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Healthcare lawyers share four predictions for value-based healthcare

Healthcare has had its sights set on transitioning over to value-based healthcare for a while now. But moving beyond the current fee-for-service care delivery model has proven challenging. Despite these challenges, some experts believe that value-based healthcare’s reliance on data and data analytics has exciting implications for health IT. Two lawyers share their four predications for value-based healthcare and digital health technology in a Law 360 article.

1) Raw data gains value from value-based healthcare tech

What with EHRs, HIEs, clinical decision-making tools and more, healthcare is generating a massive amount of data, the article said. In order to effectively use and take advantage of these tools, raw data needs to be collected from multiple sources and analyzed in one place.

2) Focus will turn to data sharing

Data sharing will become essential to value-based healthcare, the article said. This, in turn, will motivate those who collect, de-identify, aggregate and analyze clinical data, and the providers who generate the data to further share information. The article warns healthcare vendors and providers that, although data sharing is a positive force when it comes to value-based healthcare, these stakeholders should first consider whether patient authorization is necessary (in some cases it is and in other cases, legally, it is not), whether a provider is required to modify and redistribute its notice of privacy practices, and whether business associates should be handling PHI.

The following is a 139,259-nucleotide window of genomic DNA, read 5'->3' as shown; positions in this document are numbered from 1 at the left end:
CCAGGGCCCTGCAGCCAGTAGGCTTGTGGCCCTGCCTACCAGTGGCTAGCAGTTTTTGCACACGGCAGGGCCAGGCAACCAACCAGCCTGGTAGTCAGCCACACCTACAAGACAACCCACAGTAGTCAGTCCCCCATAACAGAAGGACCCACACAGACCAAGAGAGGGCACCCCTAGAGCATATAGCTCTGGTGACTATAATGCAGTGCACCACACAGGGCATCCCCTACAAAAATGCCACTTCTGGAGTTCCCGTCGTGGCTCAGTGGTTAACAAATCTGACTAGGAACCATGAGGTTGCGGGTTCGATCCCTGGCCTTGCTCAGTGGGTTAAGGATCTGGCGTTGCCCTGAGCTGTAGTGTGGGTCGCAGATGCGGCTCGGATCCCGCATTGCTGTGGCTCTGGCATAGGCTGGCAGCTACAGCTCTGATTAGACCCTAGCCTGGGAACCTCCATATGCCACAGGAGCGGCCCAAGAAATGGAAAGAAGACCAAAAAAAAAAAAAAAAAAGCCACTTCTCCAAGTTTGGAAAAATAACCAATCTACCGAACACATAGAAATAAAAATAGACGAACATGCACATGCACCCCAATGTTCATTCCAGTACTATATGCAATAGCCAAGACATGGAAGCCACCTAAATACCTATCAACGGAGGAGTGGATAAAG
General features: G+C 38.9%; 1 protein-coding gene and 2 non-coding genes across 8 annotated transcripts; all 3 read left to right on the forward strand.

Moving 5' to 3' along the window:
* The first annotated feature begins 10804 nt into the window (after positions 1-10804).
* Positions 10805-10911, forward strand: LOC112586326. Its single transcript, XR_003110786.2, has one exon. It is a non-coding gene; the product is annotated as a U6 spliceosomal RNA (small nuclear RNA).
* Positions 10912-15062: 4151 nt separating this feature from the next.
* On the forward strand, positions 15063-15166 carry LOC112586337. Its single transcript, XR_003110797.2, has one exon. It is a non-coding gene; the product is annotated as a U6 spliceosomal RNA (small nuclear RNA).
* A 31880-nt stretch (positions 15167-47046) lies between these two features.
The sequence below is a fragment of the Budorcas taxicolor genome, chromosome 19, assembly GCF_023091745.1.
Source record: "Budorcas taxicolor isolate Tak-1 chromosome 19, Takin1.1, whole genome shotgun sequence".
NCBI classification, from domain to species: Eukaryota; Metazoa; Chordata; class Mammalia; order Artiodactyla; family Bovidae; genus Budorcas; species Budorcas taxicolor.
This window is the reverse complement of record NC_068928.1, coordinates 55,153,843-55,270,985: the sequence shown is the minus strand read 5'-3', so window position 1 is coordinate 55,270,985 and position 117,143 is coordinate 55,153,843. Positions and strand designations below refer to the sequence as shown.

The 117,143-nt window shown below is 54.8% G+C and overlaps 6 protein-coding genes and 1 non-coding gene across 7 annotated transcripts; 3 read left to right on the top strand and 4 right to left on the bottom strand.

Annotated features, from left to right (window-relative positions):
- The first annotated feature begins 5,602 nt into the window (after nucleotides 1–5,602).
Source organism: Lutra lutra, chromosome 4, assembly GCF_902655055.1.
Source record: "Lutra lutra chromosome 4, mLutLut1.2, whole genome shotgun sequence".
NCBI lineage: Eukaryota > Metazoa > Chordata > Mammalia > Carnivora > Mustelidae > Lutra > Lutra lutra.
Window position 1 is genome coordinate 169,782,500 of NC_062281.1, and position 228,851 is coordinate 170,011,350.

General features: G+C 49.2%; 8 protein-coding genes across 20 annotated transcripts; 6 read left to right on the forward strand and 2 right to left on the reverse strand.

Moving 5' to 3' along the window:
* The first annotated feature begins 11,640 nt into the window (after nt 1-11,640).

3) The market will be driven by evidence-based and HIPAA compliant tech

Currently, many developers focus on creating healthcare technologies that are patient-facing and wellness-oriented, the article said. This means that the companies creating these tools can avoid regulatory scrutiny, the article explained. However, value-based healthcare may change all that, especially since population health and patient engagement are key factors to successfully achieving value-based healthcare. As providers begin to use these tools, such as an app for their patient to use to document clinical information, the vendors creating these apps and healthcare technologies will then have to ensure their product is HIPAA compliant.

4) Employers take center stage

Employers are the primary purchasers of healthcare and will continue to be, according to the article. This means that employers will also likely greatly influence the use of health IT. Employers have said they want to make telehealth services available to employees, the article said. Furthermore, employers view these wellness programs as cost saving measures and the article said that health IT will facilitate this growth.